Israel opens “anti-dumping” investigation into cannabis imports from Canada

| David Brown

Israel’s Ministry of Economy has sent notice to cannabis producers in Canada that it is initiating an anti-dumping investigation concerning the importation of medical cannabis from Canada to Israel. 

A notice on the Israeli Government’s website dated January 18, 2024, is addressed to 10 different Canadian cannabis producers: Village Farms International, Organigram Holdings, Tilray Canada, Hexo Corp (owned by Tilray), The Green Organic Dutchman, Canopy Growth Corporation, SNDL, Cronos Group, Auxly Cannabis Group, Decibel Cannabis, and “all the medical cannabis manufacturers in Canada who export their goods to Israel.”

“The Commissioner for Trade Levies at the Ministry of Economy and Industry, announced by virtue of his authority according to Section 24(d) of the Law on Trade Levies and Defence Measures, 5591 – 1991, of his decision to open an investigation on his own initiative into the export import of cannabis from Canada, after he found that special circumstances of actual damage exist or the probability of actual damage to the local manufacturing industry and a causal link between the imported imports and said damage.” reads the document, translated. 

It also contains a questionnaire for importers and exporters, which includes questions about financial statements of the company over the last three years, descriptions of the company’s ownership structure, as well as questions about the products and prices, THC and CBD levels, shipping terms, payments, and much more.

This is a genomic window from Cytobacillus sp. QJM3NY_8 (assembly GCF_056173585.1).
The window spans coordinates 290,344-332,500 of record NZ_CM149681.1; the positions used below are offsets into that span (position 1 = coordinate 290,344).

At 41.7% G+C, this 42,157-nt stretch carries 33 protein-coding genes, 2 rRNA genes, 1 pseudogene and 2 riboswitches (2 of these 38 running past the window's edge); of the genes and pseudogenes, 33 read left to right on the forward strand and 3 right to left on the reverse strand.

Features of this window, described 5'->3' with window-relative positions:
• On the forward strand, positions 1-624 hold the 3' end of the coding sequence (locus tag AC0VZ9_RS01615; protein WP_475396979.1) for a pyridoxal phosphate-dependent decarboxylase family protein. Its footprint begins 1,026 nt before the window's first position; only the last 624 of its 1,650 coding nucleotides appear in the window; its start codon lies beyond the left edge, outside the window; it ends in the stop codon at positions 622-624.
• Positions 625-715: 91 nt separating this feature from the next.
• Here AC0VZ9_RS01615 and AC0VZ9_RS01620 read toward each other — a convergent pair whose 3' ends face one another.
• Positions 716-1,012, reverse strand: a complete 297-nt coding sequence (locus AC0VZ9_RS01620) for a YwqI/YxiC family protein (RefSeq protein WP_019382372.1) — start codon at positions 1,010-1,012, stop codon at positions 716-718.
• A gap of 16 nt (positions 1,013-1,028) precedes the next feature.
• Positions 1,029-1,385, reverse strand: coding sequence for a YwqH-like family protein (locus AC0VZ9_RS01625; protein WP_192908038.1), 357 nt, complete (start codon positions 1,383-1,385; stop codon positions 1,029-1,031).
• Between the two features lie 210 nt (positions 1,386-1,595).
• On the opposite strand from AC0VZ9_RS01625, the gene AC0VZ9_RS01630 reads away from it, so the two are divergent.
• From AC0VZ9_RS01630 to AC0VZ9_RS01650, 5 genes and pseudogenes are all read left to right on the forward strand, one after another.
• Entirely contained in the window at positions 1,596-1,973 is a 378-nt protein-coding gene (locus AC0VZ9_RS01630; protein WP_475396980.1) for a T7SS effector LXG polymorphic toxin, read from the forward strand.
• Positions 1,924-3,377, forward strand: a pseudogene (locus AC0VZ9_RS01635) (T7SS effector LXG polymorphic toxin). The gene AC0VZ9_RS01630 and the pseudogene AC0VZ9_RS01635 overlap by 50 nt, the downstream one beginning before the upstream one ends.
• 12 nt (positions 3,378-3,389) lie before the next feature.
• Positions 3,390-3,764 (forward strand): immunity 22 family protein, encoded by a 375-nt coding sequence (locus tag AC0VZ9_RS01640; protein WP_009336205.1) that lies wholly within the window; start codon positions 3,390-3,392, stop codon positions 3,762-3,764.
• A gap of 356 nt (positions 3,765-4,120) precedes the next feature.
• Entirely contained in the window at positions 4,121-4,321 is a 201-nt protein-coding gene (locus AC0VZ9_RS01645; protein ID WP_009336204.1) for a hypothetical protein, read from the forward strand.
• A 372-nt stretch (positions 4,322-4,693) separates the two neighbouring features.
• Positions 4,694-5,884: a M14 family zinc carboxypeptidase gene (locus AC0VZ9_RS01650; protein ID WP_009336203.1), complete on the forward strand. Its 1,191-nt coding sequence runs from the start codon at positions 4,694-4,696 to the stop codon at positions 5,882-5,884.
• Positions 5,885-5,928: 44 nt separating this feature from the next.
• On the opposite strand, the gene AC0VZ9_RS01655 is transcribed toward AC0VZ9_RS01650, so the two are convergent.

The document notes the action is being taken due to “special circumstances” and concerns over Canadian companies flooding the Israeli market with cannabis products. 

The notice also includes a letter sent to Michael Mancini, the Chief Commercial Counselor with the Embassy of Canada, informing them of the investigation, dated January 15, 2024. 

Canadian cannabis companies have been increasingly sending cannabis products to markets like Israel, Australia, and Germany, followed by Argentina, the UK, and the US.

Data presented last year by Health Canada indicated that cannabis exports may continue to increase significantly, with more than a thousand applications already submitted as of September 12, 2023. Canada has exported 140,958.40 kg of dried cannabis and 37,230.01 litres of cannabis oil since October 2020, with almost half of that dried cannabis (62,535.65 kg) exported in the last 12 months of data from Health Canada (July 2022-June 2023).

The federal regulator has received 1,211 applications from Canadian companies seeking to export cannabis since the beginning of the fiscal year on April 1, 2023, and has approved 1,147. In a presentation made online on Tuesday, October 24, a representative with Health Canada said they expect these numbers to continue to increase. 

The number of applications and permits issued has been increasing on an annual basis, with 1,805 permits issued in 2022-2023, 1,421 in the previous year, 1,267 in 2020-21, 1,213 in 2019-20, and 272 in 2018-19.

Canada only allows the export of cannabis for medical or scientific purposes, or for hemp products.

Some Canadian cannabis brands listed by an Israeli cannabis company, Bol Phrama

Israel had more than 132,000 patients registered to receive cannabis for medical purposes as of November 2023. It began allowing imports of cannabis in 2019. A report in the Jerusalem Post in January 2023 referred to the decision to allow medical cannabis to be imported into Israel as one that has “pushed local growers and producers to desperation.” The country’s demand for cannabis at the time of the article was 52 tons per year while Israel’s own growing and production capacity is around 100 tons, continued the article.

According to Israel’s Cannabis Magazine, the investigation was triggered by five Israeli cannabis companies contacted the ministry with concerns that cannabis imports were causing prices to drop too low for them to compete.